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Published on: 08/16/15 10:28 AM

Books: The Hindu`s Lit for Life Fest, 2014: Sidelights

The Hindu’s three-day Lit for Life Fest, 11-13 January 2014. 

I will confess: I went for Colin Thubron.


The takeaways from Day One of the Lit for Life fest for me was Pablo Bartholomew’s deeply disturbing Bhopal Disaster slideshow offset by his ponderous, dispassionate commentary.

Barkha Dutt talked of women in India getting pawed every day and claps echoed around the hall, making Naomi Wolf`s jaw drop. `What was that about, `she asks, mystified. `People agreeing with the statement,` replies Barkha, deadpan.

Ashwin Sanghi and Ravi Subramanian making a strong pitch for self-marketing your `products` aka books (still not convinced, though). Radha Thomas and UNK rocking the after-session. And oh, that litfest staple: interminably meandering comments posing as questions during the open sessions.

Lit for Life Fest, Day Two. Colin Thubron delivered an absolutely spiffing talk and made mention of the `spartan comfort of travel.` Talked about his latest book `To a Mountain in Tibet.` Ooer, lovely. Went to gush in a slightly restrained (!) manner about his latest book to him but ended up discussing how many Indians had Western monikers like Sheila. 

W. Dalrymple gave us yet another splendid history lesson, this time of British perfidies in/on Afghanistan, wrt Return of a King. The slides were as engrossing as his narrative.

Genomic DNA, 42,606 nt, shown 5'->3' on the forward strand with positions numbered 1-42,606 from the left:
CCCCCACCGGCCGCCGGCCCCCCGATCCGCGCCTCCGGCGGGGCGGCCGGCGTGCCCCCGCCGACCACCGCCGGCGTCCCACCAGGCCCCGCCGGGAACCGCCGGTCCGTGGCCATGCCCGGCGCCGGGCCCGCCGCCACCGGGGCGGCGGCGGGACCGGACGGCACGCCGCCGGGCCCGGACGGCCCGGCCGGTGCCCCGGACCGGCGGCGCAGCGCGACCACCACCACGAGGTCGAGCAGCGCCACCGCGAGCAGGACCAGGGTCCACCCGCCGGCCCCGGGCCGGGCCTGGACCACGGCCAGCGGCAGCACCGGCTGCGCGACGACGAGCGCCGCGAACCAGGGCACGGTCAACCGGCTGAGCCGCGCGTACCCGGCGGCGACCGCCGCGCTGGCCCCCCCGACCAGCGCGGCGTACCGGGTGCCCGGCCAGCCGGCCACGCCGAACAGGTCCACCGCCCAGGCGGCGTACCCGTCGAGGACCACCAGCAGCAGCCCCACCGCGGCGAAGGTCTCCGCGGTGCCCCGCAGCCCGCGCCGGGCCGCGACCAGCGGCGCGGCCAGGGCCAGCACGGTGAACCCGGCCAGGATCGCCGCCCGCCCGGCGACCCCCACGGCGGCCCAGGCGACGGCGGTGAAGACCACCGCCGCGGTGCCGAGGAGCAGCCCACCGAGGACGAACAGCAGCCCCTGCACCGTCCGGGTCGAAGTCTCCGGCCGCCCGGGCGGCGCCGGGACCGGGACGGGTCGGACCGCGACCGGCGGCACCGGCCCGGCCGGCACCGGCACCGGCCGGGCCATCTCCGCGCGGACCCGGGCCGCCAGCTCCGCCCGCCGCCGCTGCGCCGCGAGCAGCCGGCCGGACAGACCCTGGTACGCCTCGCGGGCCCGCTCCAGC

The rest were also-rans. I also discovered that the venue was rather like the trick mirrors room. You met friends once and never saw them again. Others, you looked out for but nary a sight of them. Wherefore art thou, Sonora JhaManjul Bajaj and Zara Khan

The third and last day of the Lit for Life fest.

Kamalahasan deconstructed the One Hundred Crore Club of Bollywood in the most pithy manner, to an expectedly packed hall. He also used the word `intra-mural` which I had to immediately look up.


Naomi Wolf got more than she bargained for when she threw open her session for comments rather than only questions (sigh) and a strange and creepy gent deluged her with info (if one can call it that) about the `Indian perspective` (?!) of the `vahjeena.` Took us all a few seconds to get what he was referring to.


Rujuta Diwekar took a class (well, she kept asking us questions!) on fitness. Excellent class, though, and as always, her fitness tips are extremely followable.

Four authors on the shortlist read from their books and whaddya know, the fifth and absent one, Anees Salim, took the Lit for Life Prize for Vanity Bagh. 
Epiphany: all the books on this year’s shortlist had a strong thread of sadness running through them.


However, the day belonged to our de facto Tiger Man and national treasure, Valmik Thapar,  who had us at the first jaw-dropping slide of that magnificent beast. His bookTiger Fire promises to be a treat.

All in all, a good time.


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Sheila Kumar • August 16, 2015

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